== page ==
Editors' Prize Winner | June 19, 2020

Sometime in late March the camper trailer appears: fifteen feet long with a crude black-and-green paint job, discarded on our property behind Starbucks, Little Caesars, and the AT&T store. It sits parallel to one of the metal outbuildings my father rents from my sister-in-law, my husband, and me for his woodworking projects, the front-end tongue jack balanced on a block of wood as if someone has planned to set up camp in our gravel parking lot. Zebra-print curtains flap in the open window. The door dangles from one hinge.

I don’t remember exactly when my father tells me about it or when I first mention it to my husband and his sister. My mother-in-law, the actual owner of the property, has recently, unexpectedly, died from complications related to diabetes.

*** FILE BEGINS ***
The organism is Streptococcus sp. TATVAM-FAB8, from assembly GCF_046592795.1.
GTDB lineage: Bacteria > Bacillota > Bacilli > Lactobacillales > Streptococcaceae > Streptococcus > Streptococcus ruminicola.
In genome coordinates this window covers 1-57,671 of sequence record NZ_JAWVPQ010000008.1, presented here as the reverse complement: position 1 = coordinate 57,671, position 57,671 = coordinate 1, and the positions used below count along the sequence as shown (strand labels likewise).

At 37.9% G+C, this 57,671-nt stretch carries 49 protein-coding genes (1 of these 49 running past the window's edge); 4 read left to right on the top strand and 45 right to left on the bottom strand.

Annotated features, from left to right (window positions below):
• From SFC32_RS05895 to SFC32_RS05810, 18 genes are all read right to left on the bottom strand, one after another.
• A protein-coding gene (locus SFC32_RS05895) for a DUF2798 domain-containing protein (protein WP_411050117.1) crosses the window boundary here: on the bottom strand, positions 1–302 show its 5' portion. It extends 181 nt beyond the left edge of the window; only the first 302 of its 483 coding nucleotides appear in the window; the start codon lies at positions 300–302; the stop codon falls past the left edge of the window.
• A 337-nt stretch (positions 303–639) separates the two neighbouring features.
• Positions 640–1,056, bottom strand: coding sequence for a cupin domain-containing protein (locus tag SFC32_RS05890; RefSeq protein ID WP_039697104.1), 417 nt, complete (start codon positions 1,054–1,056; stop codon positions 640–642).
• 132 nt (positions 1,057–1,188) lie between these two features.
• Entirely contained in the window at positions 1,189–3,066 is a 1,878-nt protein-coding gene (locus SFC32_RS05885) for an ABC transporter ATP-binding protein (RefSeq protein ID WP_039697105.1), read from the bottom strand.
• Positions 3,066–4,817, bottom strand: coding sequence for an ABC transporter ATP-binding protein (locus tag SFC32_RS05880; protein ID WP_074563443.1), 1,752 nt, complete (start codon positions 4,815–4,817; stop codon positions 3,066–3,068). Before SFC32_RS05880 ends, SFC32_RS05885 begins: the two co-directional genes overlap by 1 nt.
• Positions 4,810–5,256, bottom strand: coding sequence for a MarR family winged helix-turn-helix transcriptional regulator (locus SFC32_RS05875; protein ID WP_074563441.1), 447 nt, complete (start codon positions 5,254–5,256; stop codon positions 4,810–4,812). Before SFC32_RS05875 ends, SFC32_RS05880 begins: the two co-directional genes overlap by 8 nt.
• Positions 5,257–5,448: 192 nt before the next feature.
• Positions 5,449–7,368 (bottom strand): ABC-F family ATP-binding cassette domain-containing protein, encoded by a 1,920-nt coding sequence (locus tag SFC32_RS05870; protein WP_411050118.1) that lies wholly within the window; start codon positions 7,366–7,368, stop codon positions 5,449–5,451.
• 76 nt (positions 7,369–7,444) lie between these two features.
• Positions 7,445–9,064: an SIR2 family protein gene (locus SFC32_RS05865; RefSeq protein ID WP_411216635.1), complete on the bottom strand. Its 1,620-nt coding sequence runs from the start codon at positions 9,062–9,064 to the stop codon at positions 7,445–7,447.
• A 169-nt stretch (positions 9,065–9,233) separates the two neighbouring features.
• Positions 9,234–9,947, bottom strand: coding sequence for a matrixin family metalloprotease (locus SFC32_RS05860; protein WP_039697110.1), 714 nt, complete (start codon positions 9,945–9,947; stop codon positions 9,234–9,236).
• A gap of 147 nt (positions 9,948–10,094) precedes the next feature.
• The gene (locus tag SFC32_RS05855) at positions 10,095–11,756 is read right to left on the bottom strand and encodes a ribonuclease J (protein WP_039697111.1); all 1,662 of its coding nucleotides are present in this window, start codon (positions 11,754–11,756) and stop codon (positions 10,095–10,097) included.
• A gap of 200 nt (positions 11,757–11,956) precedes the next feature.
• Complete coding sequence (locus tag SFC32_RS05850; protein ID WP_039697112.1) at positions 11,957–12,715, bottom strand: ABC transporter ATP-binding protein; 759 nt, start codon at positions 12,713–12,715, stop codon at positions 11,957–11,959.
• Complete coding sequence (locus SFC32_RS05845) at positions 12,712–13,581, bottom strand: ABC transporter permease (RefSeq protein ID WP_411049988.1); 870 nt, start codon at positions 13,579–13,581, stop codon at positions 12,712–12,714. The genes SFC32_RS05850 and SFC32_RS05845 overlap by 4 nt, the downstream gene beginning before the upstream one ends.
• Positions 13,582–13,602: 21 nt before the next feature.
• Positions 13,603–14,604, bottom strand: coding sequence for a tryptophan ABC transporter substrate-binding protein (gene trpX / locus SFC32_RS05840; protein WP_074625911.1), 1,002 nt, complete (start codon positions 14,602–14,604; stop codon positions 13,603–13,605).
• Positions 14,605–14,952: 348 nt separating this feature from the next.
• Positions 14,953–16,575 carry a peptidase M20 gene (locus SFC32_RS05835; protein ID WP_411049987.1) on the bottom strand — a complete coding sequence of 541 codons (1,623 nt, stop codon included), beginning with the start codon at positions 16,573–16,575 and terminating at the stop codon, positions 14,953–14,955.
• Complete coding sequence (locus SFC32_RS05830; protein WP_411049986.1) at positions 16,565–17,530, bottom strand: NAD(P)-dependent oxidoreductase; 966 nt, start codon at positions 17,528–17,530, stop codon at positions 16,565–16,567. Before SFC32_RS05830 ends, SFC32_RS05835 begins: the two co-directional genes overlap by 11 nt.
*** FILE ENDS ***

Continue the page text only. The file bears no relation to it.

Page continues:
“Don’t worry,” my father assures me, “I’ll get rid of it.”

He reports it to the police, who write down the license plate number and tag the street-side window with a bright pink sticker. After a few weeks pass with no response, he calls again. An officer tells him the phone number linked to the plate is out of service. There is nothing they can do. The city does not tow abandoned vehicles from private property.

“Where in the hell do our taxes go?” he asks me.

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